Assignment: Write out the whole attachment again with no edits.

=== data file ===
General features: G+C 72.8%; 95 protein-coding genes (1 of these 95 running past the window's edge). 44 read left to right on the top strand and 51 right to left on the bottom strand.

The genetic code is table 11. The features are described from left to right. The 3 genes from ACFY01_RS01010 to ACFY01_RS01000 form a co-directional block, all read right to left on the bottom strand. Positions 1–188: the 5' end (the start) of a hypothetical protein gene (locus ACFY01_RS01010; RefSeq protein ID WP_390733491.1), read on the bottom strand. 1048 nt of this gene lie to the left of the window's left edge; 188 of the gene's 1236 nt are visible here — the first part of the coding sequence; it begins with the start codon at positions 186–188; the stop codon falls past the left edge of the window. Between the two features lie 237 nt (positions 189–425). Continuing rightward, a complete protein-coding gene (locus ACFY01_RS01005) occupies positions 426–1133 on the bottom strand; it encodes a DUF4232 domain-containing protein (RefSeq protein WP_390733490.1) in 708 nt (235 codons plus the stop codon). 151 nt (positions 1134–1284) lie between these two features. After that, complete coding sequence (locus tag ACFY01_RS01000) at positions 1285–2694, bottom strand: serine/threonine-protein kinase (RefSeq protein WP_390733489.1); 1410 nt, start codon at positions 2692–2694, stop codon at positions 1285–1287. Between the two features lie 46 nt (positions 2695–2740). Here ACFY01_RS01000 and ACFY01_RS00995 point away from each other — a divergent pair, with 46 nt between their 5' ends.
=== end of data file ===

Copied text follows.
General features: G+C 72.8%; 95 protein-coding genes (1 of these 95 running past the window's edge). 44 read left to right on the top strand and 51 right to left on the bottom strand.

The genetic code is table 11. The features are described from left to right. The 3 genes from ACFY01_RS01010 to ACFY01_RS01000 form a co-directional block, all read right to left on the bottom strand. Positions 1–188: the 5' end (the start) of a hypothetical protein gene (locus ACFY01_RS01010; RefSeq protein ID WP_390733491.1), read on the bottom strand. 1048 nt of this gene lie to the left of the window's left edge; 188 of the gene's 1236 nt are visible here — the first part of the coding sequence; it begins with the start codon at positions 186–188; the stop codon falls past the left edge of the window. Between the two features lie 237 nt (positions 189–425). Continuing rightward, a complete protein-coding gene (locus ACFY01_RS01005) occupies positions 426–1133 on the bottom strand; it encodes a DUF4232 domain-containing protein (RefSeq protein WP_390733490.1) in 708 nt (235 codons plus the stop codon). 151 nt (positions 1134–1284) lie between these two features. After that, complete coding sequence (locus tag ACFY01_RS01000) at positions 1285–2694, bottom strand: serine/threonine-protein kinase (RefSeq protein WP_390733489.1); 1410 nt, start codon at positions 2692–2694, stop codon at positions 1285–1287. Between the two features lie 46 nt (positions 2695–2740). Here ACFY01_RS01000 and ACFY01_RS00995 point away from each other — a divergent pair, with 46 nt between their 5' ends.